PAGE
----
4) Song-writing. This is a strange category to bring up for a band that has more or less just one style of song, one dominant influence, and one tempo… but I think it’s the key to the whole thing. The riffs, the propulsive rush, the catchiness, the scattered squealing solos, the pacing, the minimal variety that exists: this all adds up to *something.* Compare especially to any other band playing this fast—Krigshot, Ferocious X, the above-mentioned Lärm, or any “fastcore” band on Six Weeks Records, and you’ll see that Mob 47 are doing something special and, above all, memorable. Here’s a band whose discography runs to two full-length CDs, and yet if I spoke Swedish, I imagine I would know all these song-titles and little bursts as individually as I know Discharge and Negative Approach songs. So, while the music is obviously “formulaic,” you never get the feeling that a song was “passed” for merely meeting the formula. EVERY song “works.” Mob 47 are unlike a great many d-beat bands in that their recorded output is never just so many minutes of war haiku and stolen riffs reorganized and assembled.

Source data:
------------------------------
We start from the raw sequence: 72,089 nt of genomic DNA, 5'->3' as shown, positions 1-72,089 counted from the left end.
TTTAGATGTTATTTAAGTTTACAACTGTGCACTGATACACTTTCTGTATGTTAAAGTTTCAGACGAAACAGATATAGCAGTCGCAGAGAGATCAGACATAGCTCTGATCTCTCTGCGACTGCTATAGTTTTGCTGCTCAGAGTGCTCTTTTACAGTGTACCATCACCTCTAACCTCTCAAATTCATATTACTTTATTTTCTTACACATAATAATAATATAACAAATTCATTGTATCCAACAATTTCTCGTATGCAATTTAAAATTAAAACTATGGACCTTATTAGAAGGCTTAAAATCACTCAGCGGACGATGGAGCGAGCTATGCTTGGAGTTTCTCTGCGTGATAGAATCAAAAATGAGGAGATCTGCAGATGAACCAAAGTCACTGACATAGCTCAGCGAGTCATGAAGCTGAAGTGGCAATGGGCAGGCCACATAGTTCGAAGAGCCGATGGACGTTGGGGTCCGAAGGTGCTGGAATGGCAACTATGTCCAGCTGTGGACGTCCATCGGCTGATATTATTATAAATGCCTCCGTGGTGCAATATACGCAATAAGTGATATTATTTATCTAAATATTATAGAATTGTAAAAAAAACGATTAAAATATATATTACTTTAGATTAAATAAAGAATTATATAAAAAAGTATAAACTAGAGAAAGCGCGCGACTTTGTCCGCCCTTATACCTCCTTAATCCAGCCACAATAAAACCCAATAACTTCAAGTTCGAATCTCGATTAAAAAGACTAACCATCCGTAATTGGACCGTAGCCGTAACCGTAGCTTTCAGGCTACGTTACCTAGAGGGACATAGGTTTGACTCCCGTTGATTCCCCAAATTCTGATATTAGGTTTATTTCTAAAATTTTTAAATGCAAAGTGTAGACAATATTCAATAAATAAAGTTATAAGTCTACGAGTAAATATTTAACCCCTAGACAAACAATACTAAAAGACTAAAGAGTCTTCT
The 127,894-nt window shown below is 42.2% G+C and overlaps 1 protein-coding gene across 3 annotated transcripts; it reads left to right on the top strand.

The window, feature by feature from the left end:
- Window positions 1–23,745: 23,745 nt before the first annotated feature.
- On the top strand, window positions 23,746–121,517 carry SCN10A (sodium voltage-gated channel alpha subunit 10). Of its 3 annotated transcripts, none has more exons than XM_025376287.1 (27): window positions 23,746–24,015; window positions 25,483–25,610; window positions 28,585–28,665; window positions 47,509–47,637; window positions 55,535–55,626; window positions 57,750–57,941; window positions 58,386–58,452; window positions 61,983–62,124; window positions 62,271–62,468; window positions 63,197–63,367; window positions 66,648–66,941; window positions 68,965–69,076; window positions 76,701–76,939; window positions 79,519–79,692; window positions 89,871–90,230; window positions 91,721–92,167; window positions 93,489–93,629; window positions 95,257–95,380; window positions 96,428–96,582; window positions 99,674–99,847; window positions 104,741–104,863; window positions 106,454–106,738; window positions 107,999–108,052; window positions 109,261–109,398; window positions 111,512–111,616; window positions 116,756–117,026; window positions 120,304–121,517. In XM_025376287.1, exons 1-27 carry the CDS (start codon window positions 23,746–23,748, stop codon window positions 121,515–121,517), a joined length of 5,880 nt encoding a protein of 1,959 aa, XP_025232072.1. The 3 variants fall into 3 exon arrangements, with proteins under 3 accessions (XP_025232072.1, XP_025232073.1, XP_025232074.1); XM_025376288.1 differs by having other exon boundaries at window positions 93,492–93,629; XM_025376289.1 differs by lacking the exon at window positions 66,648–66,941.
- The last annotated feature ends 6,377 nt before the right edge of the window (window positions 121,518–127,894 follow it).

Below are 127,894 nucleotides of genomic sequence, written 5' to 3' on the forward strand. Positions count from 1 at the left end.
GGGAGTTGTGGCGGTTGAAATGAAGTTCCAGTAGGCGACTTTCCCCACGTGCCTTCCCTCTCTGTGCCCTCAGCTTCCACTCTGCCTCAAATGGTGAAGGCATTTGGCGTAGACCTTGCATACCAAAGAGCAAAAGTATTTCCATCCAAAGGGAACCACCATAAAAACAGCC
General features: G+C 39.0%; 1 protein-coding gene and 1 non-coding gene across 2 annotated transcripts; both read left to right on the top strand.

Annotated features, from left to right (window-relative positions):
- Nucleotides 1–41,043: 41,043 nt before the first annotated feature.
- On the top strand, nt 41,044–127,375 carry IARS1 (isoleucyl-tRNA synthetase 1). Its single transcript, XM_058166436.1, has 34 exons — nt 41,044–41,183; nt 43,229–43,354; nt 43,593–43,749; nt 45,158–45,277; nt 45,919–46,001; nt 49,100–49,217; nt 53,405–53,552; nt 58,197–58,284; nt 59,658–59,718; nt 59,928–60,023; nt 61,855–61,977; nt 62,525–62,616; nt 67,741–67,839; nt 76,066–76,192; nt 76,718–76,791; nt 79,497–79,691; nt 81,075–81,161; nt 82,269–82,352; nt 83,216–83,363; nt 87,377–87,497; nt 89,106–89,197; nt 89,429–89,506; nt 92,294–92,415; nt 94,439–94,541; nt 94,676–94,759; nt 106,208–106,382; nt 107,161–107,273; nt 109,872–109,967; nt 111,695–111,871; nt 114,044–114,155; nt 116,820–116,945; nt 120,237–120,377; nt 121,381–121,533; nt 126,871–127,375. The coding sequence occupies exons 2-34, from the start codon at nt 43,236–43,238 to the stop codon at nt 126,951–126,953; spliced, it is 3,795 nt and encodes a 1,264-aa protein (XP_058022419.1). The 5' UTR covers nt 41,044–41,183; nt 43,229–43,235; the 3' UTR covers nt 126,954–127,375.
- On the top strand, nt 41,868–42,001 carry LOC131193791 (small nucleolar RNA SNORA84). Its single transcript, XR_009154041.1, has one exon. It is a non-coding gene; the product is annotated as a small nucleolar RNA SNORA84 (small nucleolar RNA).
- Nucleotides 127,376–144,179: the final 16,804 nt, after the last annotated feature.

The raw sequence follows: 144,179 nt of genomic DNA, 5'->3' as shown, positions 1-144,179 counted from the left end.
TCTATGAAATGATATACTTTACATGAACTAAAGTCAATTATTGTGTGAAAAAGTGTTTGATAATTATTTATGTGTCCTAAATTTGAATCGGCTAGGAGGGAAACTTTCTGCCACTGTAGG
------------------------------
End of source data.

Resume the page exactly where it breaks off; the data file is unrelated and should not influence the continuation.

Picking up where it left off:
It’s ridiculous to say, but what sets Mob 47 apart is that it feels like they “wrote” these “songs,” which strikes one as in any case an excessive labor. I am reminded of the famous Borges story, “Pierre Menard, author of the Quixote,” in which a 20th-century symbolist poet “writes” several fragments of Don Quixote that are verbatim reproductions of the original text, but accompanied by great and exaggerated artistic birthing-pains and a “surplus” of profundity. As silly as it is, when Borges glosses the “differences” between the (identical) texts, one can’t help but nod: there is something “extra” present in the laborious and partial second writing. Mob 47 are this same way: this simplistic and ridiculously fast music copied strictly from the Discharge template doesn’t need to be “composed” in order to hold together and convey the basic effect, but then there IS an unlocatable and yet appreciable difference between Mob 47 and (let’s say) Gloom or Frigora, in terms of what one can only call “songwriting.” Needless to say, though we can only think of this difference in this way, I am very skeptical that things occurred this way in the actual process; I don’t think Ake sat down at a piano and scored these compositions with a quill pen…